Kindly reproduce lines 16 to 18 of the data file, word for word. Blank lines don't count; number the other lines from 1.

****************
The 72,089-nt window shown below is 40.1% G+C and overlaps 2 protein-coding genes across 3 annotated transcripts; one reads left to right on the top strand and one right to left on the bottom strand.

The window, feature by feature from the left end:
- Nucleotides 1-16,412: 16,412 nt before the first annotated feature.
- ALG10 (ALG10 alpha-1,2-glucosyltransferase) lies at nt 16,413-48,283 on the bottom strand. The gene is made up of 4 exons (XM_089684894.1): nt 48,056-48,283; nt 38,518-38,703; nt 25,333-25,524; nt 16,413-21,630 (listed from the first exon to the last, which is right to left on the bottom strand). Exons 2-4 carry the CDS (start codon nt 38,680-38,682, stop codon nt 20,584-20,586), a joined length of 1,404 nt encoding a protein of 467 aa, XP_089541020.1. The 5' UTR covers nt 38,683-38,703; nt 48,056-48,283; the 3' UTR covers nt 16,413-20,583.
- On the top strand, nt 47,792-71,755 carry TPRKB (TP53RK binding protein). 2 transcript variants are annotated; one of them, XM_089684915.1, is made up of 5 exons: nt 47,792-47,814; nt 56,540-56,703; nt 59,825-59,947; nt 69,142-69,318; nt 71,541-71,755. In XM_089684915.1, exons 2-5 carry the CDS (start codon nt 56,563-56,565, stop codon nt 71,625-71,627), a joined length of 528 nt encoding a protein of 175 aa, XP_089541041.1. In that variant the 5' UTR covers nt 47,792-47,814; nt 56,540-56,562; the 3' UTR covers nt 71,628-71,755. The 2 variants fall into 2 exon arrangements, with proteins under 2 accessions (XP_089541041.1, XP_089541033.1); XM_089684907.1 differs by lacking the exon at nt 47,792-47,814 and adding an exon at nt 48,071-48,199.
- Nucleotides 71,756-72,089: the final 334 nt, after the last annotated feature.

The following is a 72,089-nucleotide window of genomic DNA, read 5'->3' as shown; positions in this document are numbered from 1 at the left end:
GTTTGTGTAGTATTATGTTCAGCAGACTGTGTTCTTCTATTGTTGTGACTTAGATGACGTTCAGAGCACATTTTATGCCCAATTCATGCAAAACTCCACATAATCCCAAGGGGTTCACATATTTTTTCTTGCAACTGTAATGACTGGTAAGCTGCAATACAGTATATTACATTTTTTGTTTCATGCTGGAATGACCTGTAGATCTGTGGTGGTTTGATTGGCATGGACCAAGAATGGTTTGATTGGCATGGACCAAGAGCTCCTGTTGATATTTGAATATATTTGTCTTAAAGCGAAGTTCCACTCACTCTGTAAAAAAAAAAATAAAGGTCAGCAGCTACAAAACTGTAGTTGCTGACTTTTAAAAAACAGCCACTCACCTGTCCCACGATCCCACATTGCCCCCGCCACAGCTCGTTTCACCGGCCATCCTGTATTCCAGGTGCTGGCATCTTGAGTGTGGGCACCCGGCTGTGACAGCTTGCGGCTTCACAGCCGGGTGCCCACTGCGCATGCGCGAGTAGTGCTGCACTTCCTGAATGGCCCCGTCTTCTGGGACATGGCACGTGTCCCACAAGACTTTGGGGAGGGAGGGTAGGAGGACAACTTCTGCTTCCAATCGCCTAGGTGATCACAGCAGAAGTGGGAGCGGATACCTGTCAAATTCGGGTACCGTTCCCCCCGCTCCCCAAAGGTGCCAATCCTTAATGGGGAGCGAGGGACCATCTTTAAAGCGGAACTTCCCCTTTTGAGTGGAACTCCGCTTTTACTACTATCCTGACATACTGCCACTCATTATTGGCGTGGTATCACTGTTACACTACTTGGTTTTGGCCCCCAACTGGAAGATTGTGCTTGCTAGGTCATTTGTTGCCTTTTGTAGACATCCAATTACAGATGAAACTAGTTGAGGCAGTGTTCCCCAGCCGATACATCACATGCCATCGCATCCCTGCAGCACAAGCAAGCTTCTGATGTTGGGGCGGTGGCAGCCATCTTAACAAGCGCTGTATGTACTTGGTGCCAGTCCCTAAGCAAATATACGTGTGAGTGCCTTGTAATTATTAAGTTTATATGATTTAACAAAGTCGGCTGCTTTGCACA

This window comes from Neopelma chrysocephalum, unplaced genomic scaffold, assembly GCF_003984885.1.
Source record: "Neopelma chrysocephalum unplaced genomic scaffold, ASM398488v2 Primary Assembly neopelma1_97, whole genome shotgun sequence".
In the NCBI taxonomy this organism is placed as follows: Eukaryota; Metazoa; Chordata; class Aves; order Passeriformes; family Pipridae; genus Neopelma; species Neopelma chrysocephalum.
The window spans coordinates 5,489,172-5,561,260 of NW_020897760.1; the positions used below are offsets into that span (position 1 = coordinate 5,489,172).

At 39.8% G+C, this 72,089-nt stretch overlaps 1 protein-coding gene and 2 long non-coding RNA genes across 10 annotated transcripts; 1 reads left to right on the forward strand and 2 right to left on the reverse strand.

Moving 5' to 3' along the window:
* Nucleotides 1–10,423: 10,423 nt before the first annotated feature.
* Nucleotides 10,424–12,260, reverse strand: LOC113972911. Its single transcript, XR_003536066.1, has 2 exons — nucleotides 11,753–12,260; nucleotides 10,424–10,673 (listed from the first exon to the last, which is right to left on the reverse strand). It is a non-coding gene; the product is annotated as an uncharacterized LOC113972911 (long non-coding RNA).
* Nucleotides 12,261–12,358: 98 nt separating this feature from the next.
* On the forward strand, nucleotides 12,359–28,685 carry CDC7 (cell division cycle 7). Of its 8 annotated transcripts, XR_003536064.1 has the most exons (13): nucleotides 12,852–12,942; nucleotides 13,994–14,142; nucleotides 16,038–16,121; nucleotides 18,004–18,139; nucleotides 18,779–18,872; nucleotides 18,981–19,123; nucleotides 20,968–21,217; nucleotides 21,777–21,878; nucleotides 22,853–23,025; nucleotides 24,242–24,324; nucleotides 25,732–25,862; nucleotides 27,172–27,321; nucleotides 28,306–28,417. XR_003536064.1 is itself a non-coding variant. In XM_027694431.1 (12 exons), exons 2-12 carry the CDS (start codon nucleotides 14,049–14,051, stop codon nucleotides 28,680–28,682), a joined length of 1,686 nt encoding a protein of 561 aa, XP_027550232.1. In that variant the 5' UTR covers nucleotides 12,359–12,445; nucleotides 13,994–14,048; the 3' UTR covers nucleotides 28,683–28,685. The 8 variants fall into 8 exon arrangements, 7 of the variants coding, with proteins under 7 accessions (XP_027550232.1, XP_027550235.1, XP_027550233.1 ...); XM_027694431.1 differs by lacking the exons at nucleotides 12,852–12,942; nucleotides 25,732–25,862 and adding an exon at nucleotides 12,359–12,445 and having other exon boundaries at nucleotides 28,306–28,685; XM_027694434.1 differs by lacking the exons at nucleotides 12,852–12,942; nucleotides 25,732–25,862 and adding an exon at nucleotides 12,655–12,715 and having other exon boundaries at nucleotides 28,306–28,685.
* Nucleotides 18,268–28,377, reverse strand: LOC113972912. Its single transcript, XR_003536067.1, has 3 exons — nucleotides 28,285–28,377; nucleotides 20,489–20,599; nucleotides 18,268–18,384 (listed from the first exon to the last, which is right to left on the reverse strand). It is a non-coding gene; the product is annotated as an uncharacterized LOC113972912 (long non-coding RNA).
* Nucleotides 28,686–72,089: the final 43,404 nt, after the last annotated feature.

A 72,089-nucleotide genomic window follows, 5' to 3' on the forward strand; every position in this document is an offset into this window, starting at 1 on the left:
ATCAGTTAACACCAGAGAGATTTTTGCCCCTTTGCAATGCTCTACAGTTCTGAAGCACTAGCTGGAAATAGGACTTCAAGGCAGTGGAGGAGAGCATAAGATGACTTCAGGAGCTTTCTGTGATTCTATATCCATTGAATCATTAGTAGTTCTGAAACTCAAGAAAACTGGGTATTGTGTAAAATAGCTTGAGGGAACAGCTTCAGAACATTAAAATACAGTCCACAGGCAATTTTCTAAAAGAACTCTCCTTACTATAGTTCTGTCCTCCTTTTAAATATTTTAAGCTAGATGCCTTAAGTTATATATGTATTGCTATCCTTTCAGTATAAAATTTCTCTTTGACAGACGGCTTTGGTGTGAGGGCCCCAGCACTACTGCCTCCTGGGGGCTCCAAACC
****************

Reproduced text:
* Nucleotides 10,424–12,260, reverse strand: LOC113972911. Its single transcript, XR_003536066.1, has 2 exons — nucleotides 11,753–12,260; nucleotides 10,424–10,673 (listed from the first exon to the last, which is right to left on the reverse strand). It is a non-coding gene; the product is annotated as an uncharacterized LOC113972911 (long non-coding RNA).
* Nucleotides 12,261–12,358: 98 nt separating this feature from the next.
* On the forward strand, nucleotides 12,359–28,685 carry CDC7 (cell division cycle 7). Of its 8 annotated transcripts, XR_003536064.1 has the most exons (13): nucleotides 12,852–12,942; nucleotides 13,994–14,142; nucleotides 16,038–16,121; nucleotides 18,004–18,139; nucleotides 18,779–18,872; nucleotides 18,981–19,123; nucleotides 20,968–21,217; nucleotides 21,777–21,878; nucleotides 22,853–23,025; nucleotides 24,242–24,324; nucleotides 25,732–25,862; nucleotides 27,172–27,321; nucleotides 28,306–28,417. XR_003536064.1 is itself a non-coding variant. In XM_027694431.1 (12 exons), exons 2-12 carry the CDS (start codon nucleotides 14,049–14,051, stop codon nucleotides 28,680–28,682), a joined length of 1,686 nt encoding a protein of 561 aa, XP_027550232.1. In that variant the 5' UTR covers nucleotides 12,359–12,445; nucleotides 13,994–14,048; the 3' UTR covers nucleotides 28,683–28,685. The 8 variants fall into 8 exon arrangements, 7 of the variants coding, with proteins under 7 accessions (XP_027550232.1, XP_027550235.1, XP_027550233.1 ...); XM_027694431.1 differs by lacking the exons at nucleotides 12,852–12,942; nucleotides 25,732–25,862 and adding an exon at nucleotides 12,359–12,445 and having other exon boundaries at nucleotides 28,306–28,685; XM_027694434.1 differs by lacking the exons at nucleotides 12,852–12,942; nucleotides 25,732–25,862 and adding an exon at nucleotides 12,655–12,715 and having other exon boundaries at nucleotides 28,306–28,685.